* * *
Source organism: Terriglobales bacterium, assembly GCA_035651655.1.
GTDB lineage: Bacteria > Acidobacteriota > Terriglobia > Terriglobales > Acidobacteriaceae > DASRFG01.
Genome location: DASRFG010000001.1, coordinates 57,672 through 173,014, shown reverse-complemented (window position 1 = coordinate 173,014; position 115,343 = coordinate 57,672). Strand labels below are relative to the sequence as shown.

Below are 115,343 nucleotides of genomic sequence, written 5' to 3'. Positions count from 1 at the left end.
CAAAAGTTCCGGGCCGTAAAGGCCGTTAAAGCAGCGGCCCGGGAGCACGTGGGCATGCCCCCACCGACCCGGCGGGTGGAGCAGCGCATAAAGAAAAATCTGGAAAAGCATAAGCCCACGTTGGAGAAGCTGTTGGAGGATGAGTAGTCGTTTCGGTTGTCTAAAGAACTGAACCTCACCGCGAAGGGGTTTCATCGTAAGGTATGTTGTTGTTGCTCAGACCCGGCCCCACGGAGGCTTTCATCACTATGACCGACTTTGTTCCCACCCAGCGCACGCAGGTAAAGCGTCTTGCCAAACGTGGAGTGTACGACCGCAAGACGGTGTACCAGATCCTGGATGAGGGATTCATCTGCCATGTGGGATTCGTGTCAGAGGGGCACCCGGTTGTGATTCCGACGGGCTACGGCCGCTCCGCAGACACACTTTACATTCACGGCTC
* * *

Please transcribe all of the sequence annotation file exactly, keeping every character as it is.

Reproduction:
Source organism: Terriglobales bacterium, assembly GCA_035651655.1.
GTDB lineage: Bacteria > Acidobacteriota > Terriglobia > Terriglobales > Acidobacteriaceae > DASRFG01.
Genome location: DASRFG010000001.1, coordinates 57,672 through 173,014, shown reverse-complemented (window position 1 = coordinate 173,014; position 115,343 = coordinate 57,672). Strand labels below are relative to the sequence as shown.

Below are 115,343 nucleotides of genomic sequence, written 5' to 3'. Positions count from 1 at the left end.
CAAAAGTTCCGGGCCGTAAAGGCCGTTAAAGCAGCGGCCCGGGAGCACGTGGGCATGCCCCCACCGACCCGGCGGGTGGAGCAGCGCATAAAGAAAAATCTGGAAAAGCATAAGCCCACGTTGGAGAAGCTGTTGGAGGATGAGTAGTCGTTTCGGTTGTCTAAAGAACTGAACCTCACCGCGAAGGGGTTTCATCGTAAGGTATGTTGTTGTTGCTCAGACCCGGCCCCACGGAGGCTTTCATCACTATGACCGACTTTGTTCCCACCCAGCGCACGCAGGTAAAGCGTCTTGCCAAACGTGGAGTGTACGACCGCAAGACGGTGTACCAGATCCTGGATGAGGGATTCATCTGCCATGTGGGATTCGTGTCAGAGGGGCACCCGGTTGTGATTCCGACGGGCTACGGCCGCTCCGCAGACACACTTTACATTCACGGCTC